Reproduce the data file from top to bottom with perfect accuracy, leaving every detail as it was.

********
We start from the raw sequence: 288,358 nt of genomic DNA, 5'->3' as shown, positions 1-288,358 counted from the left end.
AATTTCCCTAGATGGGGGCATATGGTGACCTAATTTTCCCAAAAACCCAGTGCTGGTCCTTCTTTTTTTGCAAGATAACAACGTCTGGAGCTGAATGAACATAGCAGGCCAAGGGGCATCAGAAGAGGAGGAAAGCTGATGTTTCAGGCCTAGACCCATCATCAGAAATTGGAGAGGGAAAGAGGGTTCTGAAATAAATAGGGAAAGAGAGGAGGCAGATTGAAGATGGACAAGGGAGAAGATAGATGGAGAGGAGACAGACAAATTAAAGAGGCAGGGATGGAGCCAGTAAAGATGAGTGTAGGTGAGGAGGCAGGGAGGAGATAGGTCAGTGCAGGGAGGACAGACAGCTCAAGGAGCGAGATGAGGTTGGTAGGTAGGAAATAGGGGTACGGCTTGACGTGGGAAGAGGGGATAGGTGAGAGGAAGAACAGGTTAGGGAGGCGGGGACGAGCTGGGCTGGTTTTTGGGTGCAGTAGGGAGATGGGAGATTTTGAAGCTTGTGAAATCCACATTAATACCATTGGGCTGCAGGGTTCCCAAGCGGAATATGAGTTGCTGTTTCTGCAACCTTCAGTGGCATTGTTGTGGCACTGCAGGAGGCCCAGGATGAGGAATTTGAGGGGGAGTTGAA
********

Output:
We start from the raw sequence: 288,358 nt of genomic DNA, 5'->3' as shown, positions 1-288,358 counted from the left end.
AATTTCCCTAGATGGGGGCATATGGTGACCTAATTTTCCCAAAAACCCAGTGCTGGTCCTTCTTTTTTTGCAAGATAACAACGTCTGGAGCTGAATGAACATAGCAGGCCAAGGGGCATCAGAAGAGGAGGAAAGCTGATGTTTCAGGCCTAGACCCATCATCAGAAATTGGAGAGGGAAAGAGGGTTCTGAAATAAATAGGGAAAGAGAGGAGGCAGATTGAAGATGGACAAGGGAGAAGATAGATGGAGAGGAGACAGACAAATTAAAGAGGCAGGGATGGAGCCAGTAAAGATGAGTGTAGGTGAGGAGGCAGGGAGGAGATAGGTCAGTGCAGGGAGGACAGACAGCTCAAGGAGCGAGATGAGGTTGGTAGGTAGGAAATAGGGGTACGGCTTGACGTGGGAAGAGGGGATAGGTGAGAGGAAGAACAGGTTAGGGAGGCGGGGACGAGCTGGGCTGGTTTTTGGGTGCAGTAGGGAGATGGGAGATTTTGAAGCTTGTGAAATCCACATTAATACCATTGGGCTGCAGGGTTCCCAAGCGGAATATGAGTTGCTGTTTCTGCAACCTTCAGTGGCATTGTTGTGGCACTGCAGGAGGCCCAGGATGAGGAATTTGAGGGGGAGTTGAA